western part of the country (particularly in Rajasthan and Gujarat states).
Shimy [22] investigates the feasible sites in Egypt to build a 10MW PV-grid
connected power plant from techno-economical and environmental points of view.
10

Available PV-modules are assessed and a module is selected for this study. The long-
term meteorological parameters for each of the 29 considered sites in Egypt from
NASA renewable energy resource website (Surface meteorology and Solar Energy)
are collected and analyzed in order to study the behaviors of solar radiations, sunshine
duration, air temperature, and humidity over Egypt, and also to determine the
compatibility of the meteorological parameters in Egypt with the safety operating
conditions (SOC) of PV-modules. The project viability analysis is performed using
RETScreen version 4.0 software through electric energy production analysis, financial
analysis, and GHG emission analysis. The study show that placement of the proposed
10MW PV grid connected power plant at Wahat Kharga site offers the highest
profitability, energy production, and GHG emission reduction.
Beerbaum and Weinrebe [23] analyze the potential and the cost-effectiveness of
centralized and decentralized STE-generation in India. Comparing the levelized
electricity costs (LEC) for STE with the corresponding LEC for the electricity
generating options used at present and find that STE is an economically viable
technology under favorable conditions, i.e. in areas with high insolation levels and
provided that capital is available at low interest rates. Calculations show that the LEC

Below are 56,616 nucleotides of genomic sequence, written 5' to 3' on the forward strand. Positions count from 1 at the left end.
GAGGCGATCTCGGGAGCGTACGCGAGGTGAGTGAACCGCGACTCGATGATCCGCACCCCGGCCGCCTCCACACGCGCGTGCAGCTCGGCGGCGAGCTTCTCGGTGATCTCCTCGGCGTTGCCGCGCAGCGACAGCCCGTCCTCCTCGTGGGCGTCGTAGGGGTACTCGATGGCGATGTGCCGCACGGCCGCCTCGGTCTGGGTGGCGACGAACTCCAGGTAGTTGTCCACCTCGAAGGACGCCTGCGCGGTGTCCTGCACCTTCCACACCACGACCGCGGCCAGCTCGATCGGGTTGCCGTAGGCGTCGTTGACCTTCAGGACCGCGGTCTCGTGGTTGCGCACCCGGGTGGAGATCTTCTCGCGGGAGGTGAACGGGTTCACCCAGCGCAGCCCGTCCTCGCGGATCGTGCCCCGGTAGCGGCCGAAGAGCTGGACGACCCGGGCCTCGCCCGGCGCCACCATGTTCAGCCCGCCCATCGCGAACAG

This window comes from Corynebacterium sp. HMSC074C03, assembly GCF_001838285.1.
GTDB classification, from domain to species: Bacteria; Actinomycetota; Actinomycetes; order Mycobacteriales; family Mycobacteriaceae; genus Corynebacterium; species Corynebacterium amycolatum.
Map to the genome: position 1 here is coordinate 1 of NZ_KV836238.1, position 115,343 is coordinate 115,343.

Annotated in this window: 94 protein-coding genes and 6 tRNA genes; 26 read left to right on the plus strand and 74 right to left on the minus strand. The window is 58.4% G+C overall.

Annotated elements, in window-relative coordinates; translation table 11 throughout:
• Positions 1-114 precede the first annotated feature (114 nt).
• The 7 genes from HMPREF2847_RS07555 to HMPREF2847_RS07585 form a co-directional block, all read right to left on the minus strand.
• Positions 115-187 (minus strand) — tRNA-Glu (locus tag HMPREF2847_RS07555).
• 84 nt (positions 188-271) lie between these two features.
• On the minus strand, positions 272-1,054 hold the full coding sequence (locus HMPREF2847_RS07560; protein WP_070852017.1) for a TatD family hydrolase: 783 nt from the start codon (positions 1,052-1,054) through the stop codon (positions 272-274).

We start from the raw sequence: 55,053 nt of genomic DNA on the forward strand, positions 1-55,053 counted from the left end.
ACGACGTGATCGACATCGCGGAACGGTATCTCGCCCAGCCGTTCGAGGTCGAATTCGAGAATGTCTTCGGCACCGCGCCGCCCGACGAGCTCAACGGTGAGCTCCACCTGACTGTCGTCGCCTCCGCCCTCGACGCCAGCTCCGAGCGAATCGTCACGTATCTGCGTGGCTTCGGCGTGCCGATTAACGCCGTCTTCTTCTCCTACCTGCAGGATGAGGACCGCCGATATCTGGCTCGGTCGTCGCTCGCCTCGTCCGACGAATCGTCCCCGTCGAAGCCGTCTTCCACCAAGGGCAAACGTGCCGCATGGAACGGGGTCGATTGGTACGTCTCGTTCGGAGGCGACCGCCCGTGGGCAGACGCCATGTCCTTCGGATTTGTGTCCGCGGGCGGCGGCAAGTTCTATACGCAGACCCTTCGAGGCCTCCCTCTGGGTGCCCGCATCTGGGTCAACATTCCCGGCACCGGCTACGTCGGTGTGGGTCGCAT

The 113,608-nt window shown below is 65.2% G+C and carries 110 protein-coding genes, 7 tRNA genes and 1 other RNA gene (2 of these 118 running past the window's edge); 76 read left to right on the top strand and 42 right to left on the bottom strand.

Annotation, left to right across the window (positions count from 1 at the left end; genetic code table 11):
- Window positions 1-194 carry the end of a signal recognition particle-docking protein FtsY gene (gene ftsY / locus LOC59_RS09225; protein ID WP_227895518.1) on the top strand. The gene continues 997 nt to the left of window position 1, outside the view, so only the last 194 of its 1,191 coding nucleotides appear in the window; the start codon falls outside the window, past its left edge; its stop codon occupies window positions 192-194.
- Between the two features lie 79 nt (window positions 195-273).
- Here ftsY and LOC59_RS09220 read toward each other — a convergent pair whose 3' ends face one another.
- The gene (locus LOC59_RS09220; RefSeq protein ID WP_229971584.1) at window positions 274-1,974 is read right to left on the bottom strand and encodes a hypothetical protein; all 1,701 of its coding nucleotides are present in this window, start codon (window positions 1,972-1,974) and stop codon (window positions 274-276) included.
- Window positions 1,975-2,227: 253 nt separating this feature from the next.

of solar thermal power plants range from 4.6 to 15.8 cts/kWh for centralized energy
generation and from 11.7 to 39.9 cts/kWh for decentralized energy generation.
Chong et al. [24] presented a technical and economic feasibility study of an
innovative wind–solar hybrid renewable energy generation system with rainwater
collection feature for electrical energy generation. The system integrates and
optimizes several green technologies; including urban wind turbine, solar cell module
and rain water collector. The techno-economic analysis is carried out by applying the
life cycle cost (LCC) method. The LCC method takes into consideration the complete
range of costs and makes cash flows time-equivalent. The estimated annual energy
savings was 195.2MWh/year.
Hongxing et al. [25] recommend an optimal design model for designing hybrid solar–
wind systems employing battery banks for calculating the system optimum
configurations and ensuring that the annualized cost of the systems is minimized
while satisfying the custom required loss of power supply probability (LPSP). The
proposed method has been applied to design a hybrid system to supply power for a
11

telecommunication relay station along southeast coast of China. Good complementary
characteristics were found between the solar and wind energy.
Luzzi et al. [26] carried out a techno-economic investigation of a solar thermal plant
using ammonia-based thermo-chemical energy storage. Capital investment of AUD
180 million will be necessary for a 10 MW base-load, solar-only power plant using
ANU‘s 400-m paraboloidal dish solar collector technology. This in turn would lead to
Levelised costs of less than AUD 0.25 per kWh, provided the technology is applied in
a sunny area such as Central Australia.
Celik [27] performed techno-economic analysis for autonomous small scale
photovoltaic–wind hybrid energy systems. An optimum combination of the hybrid
photovoltaic–wind energy system provides higher system performance than either of
the single systems for the same system cost for every battery storage capacity. It is
also shown that the magnitude of the battery storage capacity has important bearings
on the system performance of single photovoltaic and wind systems. The single
photovoltaic system performs better than a single wind system for 2 day storage
capacity, while the single wind system performs better for 1.25 day storage capacity